Worried about son-in-law’s integrity

Dear Annie: I’m starting to wonder about my son-in-law, “Pete.” He married my daughter some 40 years ago when he was fresh out of the Navy.

Dear Annie: I’m starting to wonder about my son-in-law, “Pete.”

He married my daughter some 40 years ago when he was fresh out of the Navy.

I was concerned that they had no savings and he had no job training. But he was quiet and likable.

Through the years, however, people I respect have called Pete “no good,” “a bum,” “lazy” and “a snake in the grass.” My daughter and grandsons worked and sacrificed to put Pete through college.

One of their boys recently got his girlfriend pregnant, and neither Pete nor my daughter did anything to help that girl.

I gave them $500 for a blood test, but they didn’t follow through. I am worried about Pete’s integrity, but also about that of my daughter, who is not doing the right thing. What should I do? — Worried Grandma

Dear Grandma: Your daughter and Pete have been married for 40 years. It’s a little late to be worried about his influence on her or how they have raised their mostly-grown children.

Might your grandson marry this girl? Will he at least help raise the child and pay support? (He is legally liable for that.)

Please don’t use this moment to chastise your daughter or Pete. It won’t do any good and could damage the relationship you have. Instead, encourage your grandson to take an active role in his child’s life. You could help the young couple financially if you like, and we hope you will welcome your great-grandchild. Stay out of the rest.

Dear Annie: I am in my late 60s, and my husband is in his 70s. It’s a second marriage for both of us. We keep our assets separate so as to provide for our individual families when we are deceased.

Here is the problem: preplanning. I have arranged to have a small insurance policy to pay for my funeral expenses when the time comes. I also have written out specific instructions for my sons regarding my funeral, burial, etc. There would be no decisions left for them to deal with while they are grieving.

However, I cannot get my husband to do the same. He has not earmarked any special funds for his funeral, nor has he any instructions for his children to follow. He won’t even talk about it.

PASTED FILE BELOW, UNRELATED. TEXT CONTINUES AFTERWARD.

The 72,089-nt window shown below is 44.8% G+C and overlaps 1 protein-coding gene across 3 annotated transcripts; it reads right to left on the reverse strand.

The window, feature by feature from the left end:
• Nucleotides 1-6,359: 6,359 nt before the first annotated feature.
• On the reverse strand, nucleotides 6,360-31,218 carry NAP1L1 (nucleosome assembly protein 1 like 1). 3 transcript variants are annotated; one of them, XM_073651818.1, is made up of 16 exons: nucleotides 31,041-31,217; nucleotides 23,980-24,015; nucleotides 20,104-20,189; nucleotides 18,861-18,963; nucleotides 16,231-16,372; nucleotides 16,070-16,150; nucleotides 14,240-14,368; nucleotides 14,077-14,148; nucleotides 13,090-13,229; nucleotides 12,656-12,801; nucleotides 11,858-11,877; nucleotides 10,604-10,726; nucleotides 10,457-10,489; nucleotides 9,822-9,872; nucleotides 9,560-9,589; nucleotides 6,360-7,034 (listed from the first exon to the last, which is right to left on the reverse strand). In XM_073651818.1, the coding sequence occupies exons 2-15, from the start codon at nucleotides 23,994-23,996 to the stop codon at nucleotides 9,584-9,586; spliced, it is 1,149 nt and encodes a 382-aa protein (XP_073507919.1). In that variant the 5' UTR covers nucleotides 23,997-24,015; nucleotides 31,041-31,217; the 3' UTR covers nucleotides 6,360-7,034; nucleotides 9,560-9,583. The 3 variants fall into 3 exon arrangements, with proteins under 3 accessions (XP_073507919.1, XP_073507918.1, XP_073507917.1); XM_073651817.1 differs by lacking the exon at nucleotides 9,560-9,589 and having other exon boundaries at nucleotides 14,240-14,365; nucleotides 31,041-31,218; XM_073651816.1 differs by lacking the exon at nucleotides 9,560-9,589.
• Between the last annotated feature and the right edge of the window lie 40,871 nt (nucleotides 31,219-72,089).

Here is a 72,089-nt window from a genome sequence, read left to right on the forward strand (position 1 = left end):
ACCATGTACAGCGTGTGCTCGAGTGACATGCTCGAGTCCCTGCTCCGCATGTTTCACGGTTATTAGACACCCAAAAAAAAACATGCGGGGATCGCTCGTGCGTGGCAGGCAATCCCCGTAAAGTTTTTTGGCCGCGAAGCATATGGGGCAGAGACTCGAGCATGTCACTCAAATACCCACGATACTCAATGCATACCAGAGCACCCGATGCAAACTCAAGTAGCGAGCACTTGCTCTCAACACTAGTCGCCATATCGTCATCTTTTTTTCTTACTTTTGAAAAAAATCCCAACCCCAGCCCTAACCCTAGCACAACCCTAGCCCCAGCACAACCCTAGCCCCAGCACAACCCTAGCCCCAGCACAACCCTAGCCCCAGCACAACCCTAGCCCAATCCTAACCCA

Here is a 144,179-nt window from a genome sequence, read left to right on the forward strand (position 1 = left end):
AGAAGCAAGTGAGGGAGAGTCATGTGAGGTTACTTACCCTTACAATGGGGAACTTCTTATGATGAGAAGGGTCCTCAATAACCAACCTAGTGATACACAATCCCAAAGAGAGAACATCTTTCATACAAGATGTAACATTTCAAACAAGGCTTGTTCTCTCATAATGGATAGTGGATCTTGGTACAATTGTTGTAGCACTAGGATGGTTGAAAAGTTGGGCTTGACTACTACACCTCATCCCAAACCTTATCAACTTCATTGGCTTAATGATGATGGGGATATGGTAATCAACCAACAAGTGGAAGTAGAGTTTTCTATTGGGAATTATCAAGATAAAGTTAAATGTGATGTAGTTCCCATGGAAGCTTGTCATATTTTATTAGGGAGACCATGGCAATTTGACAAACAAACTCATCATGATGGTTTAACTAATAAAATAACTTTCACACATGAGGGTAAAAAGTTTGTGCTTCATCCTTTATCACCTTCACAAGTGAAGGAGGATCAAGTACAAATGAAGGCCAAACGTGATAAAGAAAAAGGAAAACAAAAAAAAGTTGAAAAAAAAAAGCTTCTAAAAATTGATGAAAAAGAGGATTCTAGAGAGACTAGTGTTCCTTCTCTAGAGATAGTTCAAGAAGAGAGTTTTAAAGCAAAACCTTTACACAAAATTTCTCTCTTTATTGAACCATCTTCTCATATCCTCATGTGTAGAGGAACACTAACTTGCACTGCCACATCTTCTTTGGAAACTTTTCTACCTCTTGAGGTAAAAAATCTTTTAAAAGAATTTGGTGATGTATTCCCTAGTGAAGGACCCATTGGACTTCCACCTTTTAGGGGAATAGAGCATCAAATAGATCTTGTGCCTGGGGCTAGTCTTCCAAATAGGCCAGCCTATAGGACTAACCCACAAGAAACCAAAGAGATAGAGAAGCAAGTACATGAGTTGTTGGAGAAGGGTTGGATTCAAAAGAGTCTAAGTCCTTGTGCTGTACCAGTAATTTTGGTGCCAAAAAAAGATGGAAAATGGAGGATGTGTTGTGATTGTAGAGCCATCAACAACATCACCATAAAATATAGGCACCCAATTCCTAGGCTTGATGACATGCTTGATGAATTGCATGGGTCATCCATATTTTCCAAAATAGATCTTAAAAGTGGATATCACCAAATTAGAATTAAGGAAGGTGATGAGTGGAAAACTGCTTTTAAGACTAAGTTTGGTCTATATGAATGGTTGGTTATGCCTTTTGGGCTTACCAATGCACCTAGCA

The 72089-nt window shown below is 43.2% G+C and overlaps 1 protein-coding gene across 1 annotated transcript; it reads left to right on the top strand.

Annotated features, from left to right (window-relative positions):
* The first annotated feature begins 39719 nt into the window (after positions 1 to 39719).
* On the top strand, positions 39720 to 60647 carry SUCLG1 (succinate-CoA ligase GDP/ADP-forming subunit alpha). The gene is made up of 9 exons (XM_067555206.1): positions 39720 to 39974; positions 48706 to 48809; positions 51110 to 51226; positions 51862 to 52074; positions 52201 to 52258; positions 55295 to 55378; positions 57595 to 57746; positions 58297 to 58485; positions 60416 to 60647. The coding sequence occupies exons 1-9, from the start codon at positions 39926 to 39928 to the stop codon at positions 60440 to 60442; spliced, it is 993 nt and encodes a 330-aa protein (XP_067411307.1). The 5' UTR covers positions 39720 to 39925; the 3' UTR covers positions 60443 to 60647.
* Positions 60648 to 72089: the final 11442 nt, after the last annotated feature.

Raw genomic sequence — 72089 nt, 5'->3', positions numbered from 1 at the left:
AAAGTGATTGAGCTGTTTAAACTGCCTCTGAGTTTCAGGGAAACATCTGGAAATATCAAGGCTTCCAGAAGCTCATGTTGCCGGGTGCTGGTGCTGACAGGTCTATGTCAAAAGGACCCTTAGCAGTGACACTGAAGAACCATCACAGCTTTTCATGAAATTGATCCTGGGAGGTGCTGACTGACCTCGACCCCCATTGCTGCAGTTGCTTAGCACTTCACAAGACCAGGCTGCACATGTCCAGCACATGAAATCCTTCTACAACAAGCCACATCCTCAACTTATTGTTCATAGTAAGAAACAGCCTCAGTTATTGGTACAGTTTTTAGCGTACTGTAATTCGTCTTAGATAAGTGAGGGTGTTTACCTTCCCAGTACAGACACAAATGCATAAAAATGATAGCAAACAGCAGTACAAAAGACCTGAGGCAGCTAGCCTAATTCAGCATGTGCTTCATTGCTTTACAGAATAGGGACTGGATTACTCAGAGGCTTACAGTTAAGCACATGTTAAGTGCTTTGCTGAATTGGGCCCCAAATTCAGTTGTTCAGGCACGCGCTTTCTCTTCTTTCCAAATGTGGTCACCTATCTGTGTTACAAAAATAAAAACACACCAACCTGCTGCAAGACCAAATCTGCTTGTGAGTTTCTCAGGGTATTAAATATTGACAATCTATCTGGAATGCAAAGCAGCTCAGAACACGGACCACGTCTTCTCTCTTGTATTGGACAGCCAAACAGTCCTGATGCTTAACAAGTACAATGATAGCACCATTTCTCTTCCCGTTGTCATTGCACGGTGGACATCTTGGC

This is so unfair, not only to them, but also to me. I would like his children to take care of the details for his final resting so they are satisfied with the arrangements. Also, they should have immediate funds at their disposal to deal with the costs.

The way it stands now, I would be responsible for everything. It hurts me deeply that he will not see how valuable preplanning is in preventing family squabbles.

I will let him read your response. — Wife Left Up in the Air

Dear Wife: Some people have a difficult time planning for their eventual demise. They fear doing so will hasten their death. Others find it too distasteful, and they procrastinate. But you are right: It saves the survivors a great deal of stress and aggravation to know that things are taken care of. We suggest you talk to your husband’s children about this and see whether they can get their father to help them out.

Dear Annie: I read the letter from “Only Child in Massachusetts,” the woman who loved being an only child, and I have to say it hasn’t been pleasant for me. There were some good things, like not having to share with anyone and having your parents to yourself. But when my parents passed away, I had to lean heavily on my husband, who was wonderful.

When I married, I told my husband I wanted to have more than one child. Now my husband is gone, and my children are busy with their own lives. They miss having cousins, aunts and uncles, and I would give anything to have a sibling to talk to. — Thankful for My Family

Please email your questions to anniesmailbox@comcast.net, or write to: Annie’s Mailbox, c/o Creators Syndicate, 737 3rd Street, Hermosa Beach, CA 90254.

Just Posted

Updated: Red Deer welcomes 2019 Canada Winter Games Team Alberta

About 250 Alberta athletes are participating in the Games

Syrian immigrants feel welcomed

Winter Social held at Festival Hall to promote multiculturalism

Small group rallies with pro-immigration message

Group wanted to counter misinformation on United Nations migration agreement

Trump says ‘things are going very well’ with North Korea

WASHINGTON — President Donald Trump said Saturday that “things are going very… Continue reading

NDP won’t stop until Trans Mountain is built, says minister

Deron Bilous speaks at Red Deer chamber luncheon

VIDEO: Students in MAGA hats mock Native American at Indigenous Peoples March

Diocese in Kentucky says it is investigating the matter, caught on video by onlookers

CONSUMER REPORT: What to buy each month in 2019 to save money

Resolve to buy all of the things you want and need, but pay less money for them

Anxiety in Alaska as endless aftershocks rattle residents

Seismologists expect the temblors to continue for months, although the frequency has lessened

Women’s March returns across the U.S. amid shutdown and controversy

The original march in 2017, the day after President Donald Trump’s inauguration, drew hundreds of thousands of people

Kriechmayr edges Swiss favourite Feuz to win WCup downhill

WENGEN, Switzerland — It takes a special run to beat Switzerland’s best… Continue reading

WestJet plane heading to Victoria slides off Edmonton runway, no injuries

EDMONTON — A WestJet plane has slid off an icy taxiway at… Continue reading

Sam Bennett scores twice, Flames beat Red Wings 6-4

Flames 6, Red Wings 4 CALGARY — Sam Bennett scored twice including… Continue reading

Rare ‘super blood wolf moon’ takes to the skies this Sunday

Celestial event happens only three times this century

Most Read